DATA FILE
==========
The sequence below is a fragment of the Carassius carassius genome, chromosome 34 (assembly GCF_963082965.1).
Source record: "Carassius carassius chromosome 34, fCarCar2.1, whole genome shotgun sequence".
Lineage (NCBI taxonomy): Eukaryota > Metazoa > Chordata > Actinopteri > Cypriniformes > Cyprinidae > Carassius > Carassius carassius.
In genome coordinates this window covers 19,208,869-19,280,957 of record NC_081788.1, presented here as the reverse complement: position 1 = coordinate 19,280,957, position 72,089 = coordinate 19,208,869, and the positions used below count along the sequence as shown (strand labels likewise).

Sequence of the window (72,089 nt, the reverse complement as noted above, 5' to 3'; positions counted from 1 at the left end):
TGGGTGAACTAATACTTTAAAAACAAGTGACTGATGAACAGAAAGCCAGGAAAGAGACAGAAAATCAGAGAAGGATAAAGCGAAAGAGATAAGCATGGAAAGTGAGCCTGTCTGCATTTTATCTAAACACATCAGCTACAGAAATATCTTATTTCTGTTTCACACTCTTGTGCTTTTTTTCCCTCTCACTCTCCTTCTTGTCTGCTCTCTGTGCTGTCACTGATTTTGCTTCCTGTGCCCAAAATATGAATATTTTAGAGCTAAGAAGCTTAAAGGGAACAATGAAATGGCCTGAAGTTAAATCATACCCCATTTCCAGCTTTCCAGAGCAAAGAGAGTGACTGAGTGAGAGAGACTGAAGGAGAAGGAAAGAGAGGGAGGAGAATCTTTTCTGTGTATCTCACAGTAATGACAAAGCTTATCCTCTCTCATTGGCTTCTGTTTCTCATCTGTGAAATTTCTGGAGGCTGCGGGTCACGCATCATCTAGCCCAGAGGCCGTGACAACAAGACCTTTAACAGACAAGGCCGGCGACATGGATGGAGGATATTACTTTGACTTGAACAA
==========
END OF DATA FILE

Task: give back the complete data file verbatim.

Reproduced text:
The sequence below is a fragment of the Carassius carassius genome, chromosome 34 (assembly GCF_963082965.1).
Source record: "Carassius carassius chromosome 34, fCarCar2.1, whole genome shotgun sequence".
Lineage (NCBI taxonomy): Eukaryota > Metazoa > Chordata > Actinopteri > Cypriniformes > Cyprinidae > Carassius > Carassius carassius.
In genome coordinates this window covers 19,208,869-19,280,957 of record NC_081788.1, presented here as the reverse complement: position 1 = coordinate 19,280,957, position 72,089 = coordinate 19,208,869, and the positions used below count along the sequence as shown (strand labels likewise).

Sequence of the window (72,089 nt, the reverse complement as noted above, 5' to 3'; positions counted from 1 at the left end):
TGGGTGAACTAATACTTTAAAAACAAGTGACTGATGAACAGAAAGCCAGGAAAGAGACAGAAAATCAGAGAAGGATAAAGCGAAAGAGATAAGCATGGAAAGTGAGCCTGTCTGCATTTTATCTAAACACATCAGCTACAGAAATATCTTATTTCTGTTTCACACTCTTGTGCTTTTTTTCCCTCTCACTCTCCTTCTTGTCTGCTCTCTGTGCTGTCACTGATTTTGCTTCCTGTGCCCAAAATATGAATATTTTAGAGCTAAGAAGCTTAAAGGGAACAATGAAATGGCCTGAAGTTAAATCATACCCCATTTCCAGCTTTCCAGAGCAAAGAGAGTGACTGAGTGAGAGAGACTGAAGGAGAAGGAAAGAGAGGGAGGAGAATCTTTTCTGTGTATCTCACAGTAATGACAAAGCTTATCCTCTCTCATTGGCTTCTGTTTCTCATCTGTGAAATTTCTGGAGGCTGCGGGTCACGCATCATCTAGCCCAGAGGCCGTGACAACAAGACCTTTAACAGACAAGGCCGGCGACATGGATGGAGGATATTACTTTGACTTGAACAA